Shyam Selvadurai’s Funny Boy takes into account the 12th, 13th and 14th years of young Arjun “Arjie” Chelvaratnam’s adolescence, whom we meet at the outset of the novel as a twelve or so year old. These opening chapters closely correspond with 1981, as evinced by the attack on the Yal Devi at Anuradhapura station, in which Arjie’s youngest aunt, Radha, coincidentally travels. Between the opening and the novel’s climactic close with the “Riot Journal” (based in July 1983) two or so years are hinted to have passed; at the end of which we see the Chelvaratnam family about to migrate to Canada. This is after the intervining sections see Arjie and us through a debilitating 1982: the year of the infamous Referendum, which is referred to in the chapter titled “See No Evil, Hear No Evil”.
Young Arjie, we often cede, is on a “path to maturity”, where he earns an exposure to social and sexual awareness, dislocating him from a comfortable and enclosed childhood which is seen drawing to a close even as the novel opens. Yet, a question that begs our attention is as to how credible Selvadurai’s portrayal of Arjie is, in each of the crucial moments / chapters as an adolescent growing up. Does the Arjie we meet in each of the chapters cut a believable representation of a young boy of that age? At times, the narrative implies at incongruities and inconsistencies in the portrayal of Arjie, where in certain instances he comes across as being too “childlike” in action, thought and sentiment than what you would generally expect from an adolescent of that age; while, in other instances – like in the last chapter,the “Riot Journal”, – he comes across as mature and adult-like, specially in a context where his “childlike” moments are already shared and established.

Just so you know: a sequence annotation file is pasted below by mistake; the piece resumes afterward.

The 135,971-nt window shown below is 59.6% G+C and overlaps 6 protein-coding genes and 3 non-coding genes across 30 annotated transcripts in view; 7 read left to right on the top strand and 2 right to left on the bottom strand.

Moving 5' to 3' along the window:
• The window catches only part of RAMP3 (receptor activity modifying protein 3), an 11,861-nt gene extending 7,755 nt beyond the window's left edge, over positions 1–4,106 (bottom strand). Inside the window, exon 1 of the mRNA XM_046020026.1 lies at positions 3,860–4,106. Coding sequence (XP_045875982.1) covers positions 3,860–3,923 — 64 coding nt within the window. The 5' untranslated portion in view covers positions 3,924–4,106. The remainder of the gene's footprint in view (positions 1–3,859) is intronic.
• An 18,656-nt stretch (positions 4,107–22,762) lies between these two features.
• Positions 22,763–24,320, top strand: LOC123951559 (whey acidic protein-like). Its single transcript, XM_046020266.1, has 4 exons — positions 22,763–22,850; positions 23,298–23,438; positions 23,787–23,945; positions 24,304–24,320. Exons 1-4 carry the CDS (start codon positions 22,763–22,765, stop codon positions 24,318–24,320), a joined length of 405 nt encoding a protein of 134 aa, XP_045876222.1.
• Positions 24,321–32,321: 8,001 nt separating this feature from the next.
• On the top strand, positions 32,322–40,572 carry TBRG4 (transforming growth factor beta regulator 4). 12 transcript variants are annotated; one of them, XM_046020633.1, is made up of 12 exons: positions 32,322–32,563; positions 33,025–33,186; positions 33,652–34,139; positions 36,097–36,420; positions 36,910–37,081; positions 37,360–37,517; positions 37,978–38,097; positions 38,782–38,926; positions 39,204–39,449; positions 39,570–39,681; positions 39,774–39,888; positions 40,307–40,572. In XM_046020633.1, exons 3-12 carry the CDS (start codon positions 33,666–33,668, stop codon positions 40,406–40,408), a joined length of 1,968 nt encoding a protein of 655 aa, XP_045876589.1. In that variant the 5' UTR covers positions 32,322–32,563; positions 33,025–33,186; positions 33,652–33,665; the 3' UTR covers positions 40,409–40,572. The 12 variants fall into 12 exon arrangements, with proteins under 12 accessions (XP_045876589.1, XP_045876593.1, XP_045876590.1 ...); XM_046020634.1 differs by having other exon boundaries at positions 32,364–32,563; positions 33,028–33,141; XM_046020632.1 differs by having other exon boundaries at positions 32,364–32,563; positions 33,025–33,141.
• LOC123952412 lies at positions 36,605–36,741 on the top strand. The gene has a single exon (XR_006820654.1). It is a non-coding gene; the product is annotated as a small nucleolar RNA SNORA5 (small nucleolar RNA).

Does the “Riot Journal”, a very carefully measured and sufficiently detached narrative, reflect the mind of a fourteen year old writing at a time being subjected to uncertainty and terror, over a period of three weeks? The evenness of delivery, the careful filtering in of moments and incidents – not to mention the mastery with which he factors in information gathered from elders and the surrounding – echo a more adult-like hand, and a methodically thought out structuring of detail, than a spontaneous documentation in a time of turmoil. In its display of the narrator’s “maturity”, the “Riot Journal” is different in tone and depth to all preceding chapters.
It is in the chapter dealing with Radha Aunty that Arjie, at twelve, asks the father as to what the word “racist” means. While this comes across as not quite credible in the case of a twelve year old boy of a bilingual upper middle class home, the same boy is quick to tell us about the Tamil Tigers and how they are fighting for a separate geo-political unit in the North. Ammacchi, we are further told, vows to be the first to settle in this new Eelam country, while the father staunchly opposes the LTTE. This, too, is quite an incongruous statement for 1981/82, where the LTTE would still be one of several organiztions who had taken up arms against the Sri Lankan government. Alongside the LTTE, and with equal fervour, there are organizations such as TELO, PLOTE, EPRLF, EROS etc, who work independently and in tandem to energize a struggle defined by the 1976 Resolution at Vaddukodai. For one to single out the LTTE as the aggressor against the government in 1981/82, I feel, is somewhat anomalous; though, for 1995, when Selvadurai writes the novel, the same assessment makes much sense.